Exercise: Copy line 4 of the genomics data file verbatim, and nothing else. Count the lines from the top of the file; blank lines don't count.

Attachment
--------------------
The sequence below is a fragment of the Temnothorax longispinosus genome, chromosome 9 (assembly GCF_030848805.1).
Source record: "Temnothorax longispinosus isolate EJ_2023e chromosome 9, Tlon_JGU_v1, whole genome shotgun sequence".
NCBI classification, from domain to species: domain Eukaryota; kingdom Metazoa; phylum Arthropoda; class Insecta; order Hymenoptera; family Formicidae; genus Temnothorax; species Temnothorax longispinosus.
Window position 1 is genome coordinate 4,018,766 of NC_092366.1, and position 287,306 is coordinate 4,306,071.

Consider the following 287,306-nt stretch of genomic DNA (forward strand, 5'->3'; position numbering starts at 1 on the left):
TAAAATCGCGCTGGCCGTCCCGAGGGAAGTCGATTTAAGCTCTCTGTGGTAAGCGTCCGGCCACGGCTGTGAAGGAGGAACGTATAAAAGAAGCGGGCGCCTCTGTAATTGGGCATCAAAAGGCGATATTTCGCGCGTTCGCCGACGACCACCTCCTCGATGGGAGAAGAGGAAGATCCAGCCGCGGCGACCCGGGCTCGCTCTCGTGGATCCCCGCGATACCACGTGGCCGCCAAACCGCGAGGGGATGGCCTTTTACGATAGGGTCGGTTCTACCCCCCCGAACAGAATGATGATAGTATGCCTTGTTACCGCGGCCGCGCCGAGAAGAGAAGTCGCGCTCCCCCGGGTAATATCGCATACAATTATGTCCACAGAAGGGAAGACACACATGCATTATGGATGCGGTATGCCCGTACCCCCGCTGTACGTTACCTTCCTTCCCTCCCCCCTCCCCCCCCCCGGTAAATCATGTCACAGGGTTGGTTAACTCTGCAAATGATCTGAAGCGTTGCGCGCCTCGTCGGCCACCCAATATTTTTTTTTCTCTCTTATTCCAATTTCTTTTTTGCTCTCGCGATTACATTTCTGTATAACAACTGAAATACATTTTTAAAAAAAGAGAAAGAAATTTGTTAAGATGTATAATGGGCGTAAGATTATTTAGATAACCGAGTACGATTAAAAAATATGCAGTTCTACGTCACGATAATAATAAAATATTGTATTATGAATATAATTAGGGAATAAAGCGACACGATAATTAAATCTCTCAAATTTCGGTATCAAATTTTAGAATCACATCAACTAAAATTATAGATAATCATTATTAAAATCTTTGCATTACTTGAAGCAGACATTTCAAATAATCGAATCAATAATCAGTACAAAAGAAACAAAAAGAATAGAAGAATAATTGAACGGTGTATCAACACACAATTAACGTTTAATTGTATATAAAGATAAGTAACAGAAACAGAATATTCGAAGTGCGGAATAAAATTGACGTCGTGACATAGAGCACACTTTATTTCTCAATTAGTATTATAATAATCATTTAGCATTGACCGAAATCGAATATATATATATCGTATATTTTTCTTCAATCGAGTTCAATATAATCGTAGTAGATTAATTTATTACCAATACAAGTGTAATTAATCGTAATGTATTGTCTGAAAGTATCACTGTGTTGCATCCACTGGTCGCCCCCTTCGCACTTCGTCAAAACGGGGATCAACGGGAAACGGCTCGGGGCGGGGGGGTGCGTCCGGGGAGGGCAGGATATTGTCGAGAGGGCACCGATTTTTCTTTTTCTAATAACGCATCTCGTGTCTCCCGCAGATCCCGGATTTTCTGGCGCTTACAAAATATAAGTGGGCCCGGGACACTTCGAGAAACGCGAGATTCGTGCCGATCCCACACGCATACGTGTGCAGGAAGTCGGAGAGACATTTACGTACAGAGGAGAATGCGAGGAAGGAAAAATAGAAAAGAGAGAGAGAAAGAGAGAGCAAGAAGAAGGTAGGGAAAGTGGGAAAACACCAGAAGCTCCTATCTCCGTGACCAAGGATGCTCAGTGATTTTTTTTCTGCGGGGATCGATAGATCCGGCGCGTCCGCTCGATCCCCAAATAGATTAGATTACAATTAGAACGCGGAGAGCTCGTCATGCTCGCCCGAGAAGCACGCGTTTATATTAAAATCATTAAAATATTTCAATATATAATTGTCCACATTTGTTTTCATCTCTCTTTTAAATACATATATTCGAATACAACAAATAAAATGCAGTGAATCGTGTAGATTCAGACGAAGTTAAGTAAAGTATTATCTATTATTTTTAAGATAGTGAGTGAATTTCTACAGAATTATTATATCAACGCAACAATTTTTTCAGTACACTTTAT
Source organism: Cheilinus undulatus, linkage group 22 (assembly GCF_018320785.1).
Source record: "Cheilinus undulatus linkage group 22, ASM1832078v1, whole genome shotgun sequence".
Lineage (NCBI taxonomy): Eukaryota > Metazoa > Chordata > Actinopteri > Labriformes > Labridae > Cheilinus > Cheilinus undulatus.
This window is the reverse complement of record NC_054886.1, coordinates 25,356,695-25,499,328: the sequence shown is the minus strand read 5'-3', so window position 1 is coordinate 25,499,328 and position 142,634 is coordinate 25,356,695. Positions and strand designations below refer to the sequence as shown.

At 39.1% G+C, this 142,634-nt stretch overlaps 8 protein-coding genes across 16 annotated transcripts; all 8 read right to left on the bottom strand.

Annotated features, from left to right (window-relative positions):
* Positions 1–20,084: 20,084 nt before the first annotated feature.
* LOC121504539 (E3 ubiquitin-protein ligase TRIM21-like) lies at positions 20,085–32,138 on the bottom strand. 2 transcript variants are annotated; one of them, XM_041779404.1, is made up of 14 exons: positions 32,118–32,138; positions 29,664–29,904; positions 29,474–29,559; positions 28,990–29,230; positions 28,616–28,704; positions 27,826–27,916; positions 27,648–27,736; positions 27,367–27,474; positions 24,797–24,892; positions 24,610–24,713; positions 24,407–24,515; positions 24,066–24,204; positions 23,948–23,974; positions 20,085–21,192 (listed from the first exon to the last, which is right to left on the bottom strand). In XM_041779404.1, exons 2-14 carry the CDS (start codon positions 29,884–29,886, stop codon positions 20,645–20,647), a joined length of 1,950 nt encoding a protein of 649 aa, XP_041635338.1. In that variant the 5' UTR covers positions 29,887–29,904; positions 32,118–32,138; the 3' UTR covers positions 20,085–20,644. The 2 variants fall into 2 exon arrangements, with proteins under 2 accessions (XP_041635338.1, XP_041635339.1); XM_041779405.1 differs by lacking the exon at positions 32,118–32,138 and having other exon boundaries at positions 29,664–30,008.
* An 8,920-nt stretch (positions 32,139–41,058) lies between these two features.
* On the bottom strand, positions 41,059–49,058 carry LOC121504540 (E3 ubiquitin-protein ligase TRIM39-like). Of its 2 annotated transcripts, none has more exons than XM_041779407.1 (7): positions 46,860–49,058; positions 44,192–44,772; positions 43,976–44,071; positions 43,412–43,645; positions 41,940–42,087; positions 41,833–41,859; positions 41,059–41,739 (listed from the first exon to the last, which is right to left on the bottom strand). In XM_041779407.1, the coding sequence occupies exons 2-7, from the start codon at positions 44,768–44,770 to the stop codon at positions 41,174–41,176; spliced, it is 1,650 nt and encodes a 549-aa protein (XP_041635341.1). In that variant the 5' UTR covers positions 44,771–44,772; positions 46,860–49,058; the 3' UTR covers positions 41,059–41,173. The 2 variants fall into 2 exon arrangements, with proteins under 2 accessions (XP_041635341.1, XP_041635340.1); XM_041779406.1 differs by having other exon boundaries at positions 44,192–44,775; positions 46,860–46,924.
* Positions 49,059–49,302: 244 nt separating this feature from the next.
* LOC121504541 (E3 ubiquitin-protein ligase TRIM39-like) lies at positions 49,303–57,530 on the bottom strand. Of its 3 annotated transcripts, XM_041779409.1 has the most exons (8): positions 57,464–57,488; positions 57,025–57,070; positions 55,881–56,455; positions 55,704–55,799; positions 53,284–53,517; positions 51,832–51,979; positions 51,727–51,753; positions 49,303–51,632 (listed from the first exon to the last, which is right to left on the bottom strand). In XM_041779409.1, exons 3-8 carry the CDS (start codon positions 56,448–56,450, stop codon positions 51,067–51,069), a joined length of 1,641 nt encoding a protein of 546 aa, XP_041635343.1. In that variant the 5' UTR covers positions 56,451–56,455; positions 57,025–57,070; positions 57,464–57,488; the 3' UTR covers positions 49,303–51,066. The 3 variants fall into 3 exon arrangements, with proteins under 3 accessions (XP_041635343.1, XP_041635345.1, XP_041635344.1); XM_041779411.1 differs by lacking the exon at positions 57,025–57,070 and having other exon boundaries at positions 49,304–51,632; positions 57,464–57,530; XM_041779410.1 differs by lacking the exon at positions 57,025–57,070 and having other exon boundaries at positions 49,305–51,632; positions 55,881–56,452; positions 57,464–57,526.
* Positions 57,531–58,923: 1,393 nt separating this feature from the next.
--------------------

Window position 1 is genome coordinate 4,018,766 of NC_092366.1, and position 287,306 is coordinate 4,306,071.